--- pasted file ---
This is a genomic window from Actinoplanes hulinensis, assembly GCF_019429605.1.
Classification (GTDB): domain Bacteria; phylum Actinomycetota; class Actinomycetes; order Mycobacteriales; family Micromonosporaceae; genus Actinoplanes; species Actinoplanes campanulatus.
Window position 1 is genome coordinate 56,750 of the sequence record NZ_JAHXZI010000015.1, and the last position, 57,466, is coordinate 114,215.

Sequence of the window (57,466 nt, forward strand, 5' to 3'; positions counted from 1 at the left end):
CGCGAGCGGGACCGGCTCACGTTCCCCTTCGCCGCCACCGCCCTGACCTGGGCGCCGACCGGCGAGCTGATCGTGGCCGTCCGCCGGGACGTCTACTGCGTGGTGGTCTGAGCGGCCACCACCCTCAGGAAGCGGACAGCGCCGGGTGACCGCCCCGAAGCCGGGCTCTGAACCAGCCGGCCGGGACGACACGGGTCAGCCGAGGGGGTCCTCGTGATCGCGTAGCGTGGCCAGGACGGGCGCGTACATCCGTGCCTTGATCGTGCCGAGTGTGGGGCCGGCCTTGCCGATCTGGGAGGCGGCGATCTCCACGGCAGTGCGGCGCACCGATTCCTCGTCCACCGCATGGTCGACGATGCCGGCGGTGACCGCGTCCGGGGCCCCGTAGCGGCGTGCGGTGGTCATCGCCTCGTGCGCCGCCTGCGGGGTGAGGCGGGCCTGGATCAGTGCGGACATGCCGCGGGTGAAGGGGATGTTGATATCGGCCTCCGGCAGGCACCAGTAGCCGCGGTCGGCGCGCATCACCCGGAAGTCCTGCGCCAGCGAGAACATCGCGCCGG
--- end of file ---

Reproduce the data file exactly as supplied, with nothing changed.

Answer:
This is a genomic window from Actinoplanes hulinensis, assembly GCF_019429605.1.
Classification (GTDB): domain Bacteria; phylum Actinomycetota; class Actinomycetes; order Mycobacteriales; family Micromonosporaceae; genus Actinoplanes; species Actinoplanes campanulatus.
Window position 1 is genome coordinate 56,750 of the sequence record NZ_JAHXZI010000015.1, and the last position, 57,466, is coordinate 114,215.

Sequence of the window (57,466 nt, forward strand, 5' to 3'; positions counted from 1 at the left end):
CGCGAGCGGGACCGGCTCACGTTCCCCTTCGCCGCCACCGCCCTGACCTGGGCGCCGACCGGCGAGCTGATCGTGGCCGTCCGCCGGGACGTCTACTGCGTGGTGGTCTGAGCGGCCACCACCCTCAGGAAGCGGACAGCGCCGGGTGACCGCCCCGAAGCCGGGCTCTGAACCAGCCGGCCGGGACGACACGGGTCAGCCGAGGGGGTCCTCGTGATCGCGTAGCGTGGCCAGGACGGGCGCGTACATCCGTGCCTTGATCGTGCCGAGTGTGGGGCCGGCCTTGCCGATCTGGGAGGCGGCGATCTCCACGGCAGTGCGGCGCACCGATTCCTCGTCCACCGCATGGTCGACGATGCCGGCGGTGACCGCGTCCGGGGCCCCGTAGCGGCGTGCGGTGGTCATCGCCTCGTGCGCCGCCTGCGGGGTGAGGCGGGCCTGGATCAGTGCGGACATGCCGCGGGTGAAGGGGATGTTGATATCGGCCTCCGGCAGGCACCAGTAGCCGCGGTCGGCGCGCATCACCCGGAAGTCCTGCGCCAGCGAGAACATCGCGCCGG